, she could do nothing but poison upset the seat, in the way a cow upthe poor old gentleman, which I sets a milk-pail, and showed him the thought very hard upon him. Then dead body, and said, “There is the she sat down on a green scat, all co man I loved, the true husband of my

heart. On, that you had died instead he began to struggle, but it was no of him!' Then the lover heard her use, and they were going away with speak, I suppose, as listeners never him, when the father said, “My daughhear any good of themselves, and he ter, some one has poisoned me, I hope came in and said, “What, ma'am, it isn't you.' And he fell down, and was it he you loved? Perfidious wo. rolled his eyes about, and clenched his man, then will I send you to join hands, and died. Then the lady said, him.' He was going to run her "Alas! how am I devoted to misery! through with his sword, and I never My destiny has made me wretched; saw the squire angrier at a poacher but my principles have always been than he was with her; but the hus. sublime. Henry, while you go to band came in the way to save her, death, and I into a nunnery, know and the officer killed him instead, and that my heart has always been true to said that would do as well. Then the you. We shall meet in a better world, father came in with a great many where it is not a crime to love. Take constables and soldiers to carry the this kiss. Then the cloth was let officer away to gaol. They got hold down again, and I said to Mr. Grub, of him, and took away his sword, and I wonder does all that come of eating put a chain upon his wrists, and then frogs?'

CHAPTER XII.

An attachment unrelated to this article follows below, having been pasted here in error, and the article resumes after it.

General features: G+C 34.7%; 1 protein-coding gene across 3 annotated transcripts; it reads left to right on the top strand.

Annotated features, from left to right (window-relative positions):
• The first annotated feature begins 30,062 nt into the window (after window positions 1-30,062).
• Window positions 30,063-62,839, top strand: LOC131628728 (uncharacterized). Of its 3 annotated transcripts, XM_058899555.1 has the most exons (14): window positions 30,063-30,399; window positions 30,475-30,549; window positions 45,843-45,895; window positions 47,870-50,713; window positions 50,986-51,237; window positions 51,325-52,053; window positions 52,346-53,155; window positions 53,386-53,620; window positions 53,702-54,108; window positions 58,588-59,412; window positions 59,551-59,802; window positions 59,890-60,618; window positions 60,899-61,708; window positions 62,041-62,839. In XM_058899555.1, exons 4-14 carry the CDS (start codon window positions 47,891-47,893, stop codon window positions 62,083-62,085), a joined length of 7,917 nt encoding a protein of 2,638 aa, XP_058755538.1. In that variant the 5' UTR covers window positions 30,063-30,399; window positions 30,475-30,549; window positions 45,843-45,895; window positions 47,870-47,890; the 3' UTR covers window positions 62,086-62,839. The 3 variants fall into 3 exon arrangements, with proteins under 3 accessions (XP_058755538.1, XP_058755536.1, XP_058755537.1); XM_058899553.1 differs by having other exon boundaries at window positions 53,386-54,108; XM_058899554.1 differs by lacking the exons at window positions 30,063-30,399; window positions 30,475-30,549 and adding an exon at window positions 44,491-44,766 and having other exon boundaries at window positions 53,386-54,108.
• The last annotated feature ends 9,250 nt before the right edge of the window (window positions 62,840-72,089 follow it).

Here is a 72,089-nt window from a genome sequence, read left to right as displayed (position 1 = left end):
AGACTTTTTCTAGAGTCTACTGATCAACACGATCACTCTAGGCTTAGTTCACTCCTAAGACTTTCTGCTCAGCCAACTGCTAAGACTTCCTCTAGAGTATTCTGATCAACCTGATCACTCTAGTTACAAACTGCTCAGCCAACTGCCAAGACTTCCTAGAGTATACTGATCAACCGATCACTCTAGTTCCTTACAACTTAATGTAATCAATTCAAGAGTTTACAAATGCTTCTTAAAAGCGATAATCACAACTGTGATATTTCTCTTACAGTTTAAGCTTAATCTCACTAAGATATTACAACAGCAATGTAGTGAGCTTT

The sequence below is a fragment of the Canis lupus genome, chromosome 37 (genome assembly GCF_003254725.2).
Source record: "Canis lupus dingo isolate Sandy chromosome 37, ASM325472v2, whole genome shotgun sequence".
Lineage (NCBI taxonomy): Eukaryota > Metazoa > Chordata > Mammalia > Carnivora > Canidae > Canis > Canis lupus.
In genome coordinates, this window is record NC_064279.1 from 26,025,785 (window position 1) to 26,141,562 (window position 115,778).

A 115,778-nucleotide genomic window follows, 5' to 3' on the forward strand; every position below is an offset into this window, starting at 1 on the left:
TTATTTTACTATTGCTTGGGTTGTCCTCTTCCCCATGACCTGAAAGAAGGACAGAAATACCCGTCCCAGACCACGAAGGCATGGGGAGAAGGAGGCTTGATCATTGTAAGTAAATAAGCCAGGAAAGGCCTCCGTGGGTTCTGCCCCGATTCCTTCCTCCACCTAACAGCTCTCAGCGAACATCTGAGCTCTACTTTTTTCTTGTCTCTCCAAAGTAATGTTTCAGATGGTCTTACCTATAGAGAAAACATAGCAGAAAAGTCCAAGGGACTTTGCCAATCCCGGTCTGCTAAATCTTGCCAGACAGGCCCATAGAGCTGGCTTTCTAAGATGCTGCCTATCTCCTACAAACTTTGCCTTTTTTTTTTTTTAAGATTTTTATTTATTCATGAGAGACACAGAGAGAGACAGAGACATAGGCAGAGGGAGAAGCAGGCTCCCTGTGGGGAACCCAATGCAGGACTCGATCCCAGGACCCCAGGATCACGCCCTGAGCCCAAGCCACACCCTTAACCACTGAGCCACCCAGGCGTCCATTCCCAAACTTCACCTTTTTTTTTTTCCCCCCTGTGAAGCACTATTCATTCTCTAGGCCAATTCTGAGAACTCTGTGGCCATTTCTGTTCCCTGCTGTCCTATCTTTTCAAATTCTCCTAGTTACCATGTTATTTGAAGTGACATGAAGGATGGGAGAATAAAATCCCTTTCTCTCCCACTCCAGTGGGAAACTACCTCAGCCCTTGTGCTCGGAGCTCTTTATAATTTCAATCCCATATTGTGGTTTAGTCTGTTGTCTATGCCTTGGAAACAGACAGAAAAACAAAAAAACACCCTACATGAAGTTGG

Before the end of the week James left her to her mother's care she feti returned, and with him his suffering into a deep sleep.. sister. She was too weak to stand, She dreamed that she was again a but was lifted out of the market cart child gathering cowalips' in a wellthat had brought her from the next known green meadow near the farmtown, and was received in her mother's house, and that sudưenly she saw standarms. Her own well-known chamber ing close to the high bank, two figures, had been prepared and arranged with one in a white cloak with a white hood! all the little objects familiar to her over its head, and the other similarly from childhood; the vaken cupboard, dressed in crimson. They seemed tallthe walnut-wyood chest of drawers, the er than men, and with stately looks queer oval looking-glass, and the pic: and gestures each invited her to aptures of Spring, in yellow ribbons pronch and to drink of his fountain, and of a brown Abraham about to which gushed out of the bank. The sacrifice a pink Isaac. The small fountain of the white figure she saw bed, with its cross-barred curtains of was milk, and she thought that she had red and white, in which the careless often drank ef that ;; but the other girl had slept so tranquilly, seemed stream was red wine, which she had like a quiet grave opening its arms to never tasted, and she turned to it, and receive the weary widow. Her mother drank of it from the bowl which the undressed her, and laid her down to crimson figure held out to her. Then rest, and then sat beside her and held the white figure sank down, and in her hand, restraining her own grief sinking, uncovered its face, which she at the sight of the wasted faded being saw was that of Mr. Musgrave the before her, while a long flow of tears clergyman, and the cloak spread over came from the daughter's closed eyes. him and round from him in a circle, At last she seemed about to sleep, but wider and wider, and the white stream looked up feebly, and said, — Would poured forth and foamed, and met it, and my father kiss me as he did when I the whole turned to white snow and ice. was a good child ?" The mother went But the red figure seemed all wrapped for her husband, who came in with a in red fire, and the wine-stream turned tenderness of aspect such as he never to fire, and flooded the field around showed before, and, bending over her, her, and beat against the snow; and kissed again and again her hot lips, the figure raised its hood and showed and murmured, “ Bless you, my child! the face of her husband. Then sud-God bless you!” “Oh, father!" she denly she felt herself no longer a child, said, “ can you still love me?" His but a woman, with her arms around tears mixed with hers, and when he him, and her clothes caught fire frons